Unstoppable Header: Learning English Through Football Podcast: 2021-22 Season – Crystal Palace v Liverpool

In this short football language podcast for learners of English who love the beautiful game, we look at ways to describe Virgil Van Dijk’s headed goal against Crystal Palace in the Premier League. You can read a transcript for this podcast below, while you can also check out our glossary of footballing phrases here and visit our site to access all our previous posts and podcasts. If you have any suggestions or questions then you can contact us at admin@languagecaster.com.

Embed from Getty Images

Unstoppable Header: Learning English Through Football Podcast: 2021-22 Season – Crystal Palace v Liverpool

DF: Hello everyone, this is Damian from the Languagecaster.com team – the podcast for all fans of football who want to improve their English skills – I hope you are all doing well. I am in London and am watching some Premier League football this weekend and I heard some nice language that described the opening goal from Liverpool’s Virgil Van Dijk against Crystal Palace. So, on this short podcast we’ll take a look at the phrases, ‘unstoppable header‘; ‘unsave-able‘ and ‘bullet header‘.

Stinger: You are listening to languagecaster.com (in Dutch).

Unstoppable header

So, on the radio, the commentator described this header from Van Dijk as unstoppable, that is, no keeper could stop this header on goal as it had so much power. In fact, he went on to say that even if there had been two keepers they would not have stopped the header such was the power. We can also hear this adjective ‘unstoppable‘ when describing a shot and even sometimes to describe a team; one that is playing so well that no one can stop them winning.


Van Dijk peels off to the front post and meets Robertson’s excellent delivery with a thumping, un-saveable header that crashes into the top corner (Guardian.co.uk, Jan 23 2022)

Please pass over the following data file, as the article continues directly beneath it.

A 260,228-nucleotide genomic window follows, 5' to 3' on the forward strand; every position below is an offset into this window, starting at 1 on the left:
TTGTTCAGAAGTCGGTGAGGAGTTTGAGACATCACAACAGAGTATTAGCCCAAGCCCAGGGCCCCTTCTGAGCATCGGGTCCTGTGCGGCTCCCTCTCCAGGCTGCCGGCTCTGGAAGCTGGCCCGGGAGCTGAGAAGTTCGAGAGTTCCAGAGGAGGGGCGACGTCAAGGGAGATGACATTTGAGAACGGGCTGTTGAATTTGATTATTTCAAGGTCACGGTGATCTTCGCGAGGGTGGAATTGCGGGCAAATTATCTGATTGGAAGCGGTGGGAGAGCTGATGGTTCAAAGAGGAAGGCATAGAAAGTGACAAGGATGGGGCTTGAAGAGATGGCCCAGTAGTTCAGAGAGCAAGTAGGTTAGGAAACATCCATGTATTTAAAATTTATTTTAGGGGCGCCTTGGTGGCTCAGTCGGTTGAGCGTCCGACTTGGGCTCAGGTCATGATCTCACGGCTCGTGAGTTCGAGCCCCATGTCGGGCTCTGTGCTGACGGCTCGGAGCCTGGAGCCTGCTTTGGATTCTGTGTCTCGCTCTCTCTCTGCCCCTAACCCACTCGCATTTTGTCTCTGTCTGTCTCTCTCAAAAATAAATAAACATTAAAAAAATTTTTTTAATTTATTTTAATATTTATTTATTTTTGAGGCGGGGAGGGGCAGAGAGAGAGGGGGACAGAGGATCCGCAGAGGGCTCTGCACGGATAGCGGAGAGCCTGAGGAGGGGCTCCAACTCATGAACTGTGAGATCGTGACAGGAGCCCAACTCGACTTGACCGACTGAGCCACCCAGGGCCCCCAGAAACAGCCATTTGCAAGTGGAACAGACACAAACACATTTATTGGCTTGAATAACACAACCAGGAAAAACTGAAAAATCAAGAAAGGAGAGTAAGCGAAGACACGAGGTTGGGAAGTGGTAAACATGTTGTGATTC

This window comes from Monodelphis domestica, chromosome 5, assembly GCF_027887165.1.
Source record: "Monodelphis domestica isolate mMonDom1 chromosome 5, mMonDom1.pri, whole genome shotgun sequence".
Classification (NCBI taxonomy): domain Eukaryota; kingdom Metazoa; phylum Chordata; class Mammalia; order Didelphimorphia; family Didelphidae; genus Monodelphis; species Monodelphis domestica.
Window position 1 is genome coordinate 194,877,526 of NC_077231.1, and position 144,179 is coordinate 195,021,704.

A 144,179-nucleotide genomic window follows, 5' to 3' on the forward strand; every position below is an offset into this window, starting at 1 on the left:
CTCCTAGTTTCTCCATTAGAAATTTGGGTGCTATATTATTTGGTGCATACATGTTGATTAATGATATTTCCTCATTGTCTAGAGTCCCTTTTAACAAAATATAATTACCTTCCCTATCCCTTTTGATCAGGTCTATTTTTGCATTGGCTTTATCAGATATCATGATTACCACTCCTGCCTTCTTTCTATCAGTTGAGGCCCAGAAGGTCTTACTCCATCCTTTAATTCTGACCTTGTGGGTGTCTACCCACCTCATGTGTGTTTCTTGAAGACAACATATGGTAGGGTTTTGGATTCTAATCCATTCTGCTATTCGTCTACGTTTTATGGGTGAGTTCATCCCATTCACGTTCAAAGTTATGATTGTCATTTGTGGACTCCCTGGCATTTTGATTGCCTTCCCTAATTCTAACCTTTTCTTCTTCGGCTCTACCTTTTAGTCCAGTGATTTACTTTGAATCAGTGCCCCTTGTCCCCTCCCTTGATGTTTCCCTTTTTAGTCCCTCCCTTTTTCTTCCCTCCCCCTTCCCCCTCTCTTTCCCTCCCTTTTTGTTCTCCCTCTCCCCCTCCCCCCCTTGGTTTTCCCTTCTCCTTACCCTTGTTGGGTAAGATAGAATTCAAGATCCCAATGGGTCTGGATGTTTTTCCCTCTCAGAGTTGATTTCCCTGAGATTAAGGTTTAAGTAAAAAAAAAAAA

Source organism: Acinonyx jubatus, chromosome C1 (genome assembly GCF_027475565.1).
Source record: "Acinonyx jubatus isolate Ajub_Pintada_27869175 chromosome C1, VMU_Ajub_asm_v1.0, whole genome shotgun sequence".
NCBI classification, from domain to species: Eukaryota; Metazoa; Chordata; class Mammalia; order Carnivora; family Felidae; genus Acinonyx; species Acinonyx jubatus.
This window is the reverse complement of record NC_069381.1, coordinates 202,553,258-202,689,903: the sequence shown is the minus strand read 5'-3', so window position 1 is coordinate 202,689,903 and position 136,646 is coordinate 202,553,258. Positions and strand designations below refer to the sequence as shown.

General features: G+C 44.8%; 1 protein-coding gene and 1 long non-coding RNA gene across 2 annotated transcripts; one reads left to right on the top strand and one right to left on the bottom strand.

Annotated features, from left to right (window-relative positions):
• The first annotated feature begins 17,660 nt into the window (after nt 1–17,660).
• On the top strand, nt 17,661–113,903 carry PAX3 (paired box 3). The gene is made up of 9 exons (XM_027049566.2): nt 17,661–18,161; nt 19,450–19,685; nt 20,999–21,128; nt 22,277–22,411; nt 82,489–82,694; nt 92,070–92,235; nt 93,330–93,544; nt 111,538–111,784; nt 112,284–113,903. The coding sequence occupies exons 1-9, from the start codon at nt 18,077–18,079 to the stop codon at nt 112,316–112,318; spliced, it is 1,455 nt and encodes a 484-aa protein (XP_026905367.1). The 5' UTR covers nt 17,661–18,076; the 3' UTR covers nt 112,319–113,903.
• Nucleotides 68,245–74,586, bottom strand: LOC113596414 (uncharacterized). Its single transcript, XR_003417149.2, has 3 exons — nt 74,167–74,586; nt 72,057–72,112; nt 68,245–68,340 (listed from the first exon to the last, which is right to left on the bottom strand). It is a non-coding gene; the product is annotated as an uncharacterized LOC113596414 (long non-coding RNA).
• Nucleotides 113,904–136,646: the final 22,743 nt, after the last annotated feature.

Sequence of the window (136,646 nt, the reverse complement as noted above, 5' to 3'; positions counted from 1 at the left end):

In this report from The Guardian newspaper, the writer describes the header as ‘un-saveable‘ which means that it was such a good header that no keeper would be able to save it. Of course, we could also hear this phrase being used to describe a really hard or well placed shot that beats a keeper.

In the rest of this report we can see how the Liverpool defender Van Dijk has created space for himself – he has peeled off to the front post which means he has moved towards the front of the goal (the front post) away from the opposition defenders where he can head the ball. The newspaper describes the way the player heads the ball as ‘meeting the delivery‘; the delivery is the cross from his team mate and so if a player meets a centre or cross it means that they connect with the ball; they head the ball. So, Van Dijk meets the delivery from his teammate which the newspaper describes as a thumping, unsave-able header. To thump a shot means to hit the ball really hard and so a thumping header is a really powerful header that crashes into the net – it has hit the back of the net with full force and so of course no keeper can save it. Now, another way of describing a powerful headed effort on goal is ‘bullet header‘ which is one that has full force – it travels so fast it is like a speeding bullet and the keeper cannot stop it.

Stinger: You are listening to languagecaster.com (in Irish).

Good Bye

DF: Yes, you are listening to languagecaster.com – that message was in Irish. Don’t forget that there’s a transcript to this podcast and lots of vocabulary support which you can access by coming along to our site. We also have a football language forum where fans of football can ask and answer questions on all kinds of football language – come along and join in the football language discussion.

OK, that’s it for this week’s podcast in which we looked at some phrases connected to Virgil Van Dijk’s header – unstoppable, unsave-able and bullet header. Don’t forget you can also come and find lots more football language on our site here at languagecaster.com. Enjoy all the football this week and we’ll see you again soon. Bye bye.

Subscribe to
Learn English Through Football

Or subscribe with your favorite app by using the address below

Welcome to the website that helps students interested in football improve their English language skills. Soccer fans can enhance these skills with lots of free language resources: a weekly podcast, football phrases, explanations of football vocabulary, football cliches, worksheets, quizzes and much more at languagecaster.com.

Google | Facebook | Twitter | Mail | Website

Join the discussion

This site uses Akismet to reduce spam. Learn how your comment data is processed.


Learn English Through FootballWelcome to the website that helps students interested in football improve their English language skills. Football fans can practise with lots of free language resources, including football-language podcasts and our huge football-language glossary.

Recent Forum Posts

  • Back in the contest

    I hear the commentator say "in the contest" when they s...

    By Dwi , 16 hours ago

  • high

    What does "high" actually mean in football? Spurs 2-1...

    By Dwi , 19 hours ago

  • Rise/get up/tower above

    What do the phrases in bold mean?Melbourne Victory 1-2 ...

    By Dwi , 19 hours ago

Football GlossaryEpisode 788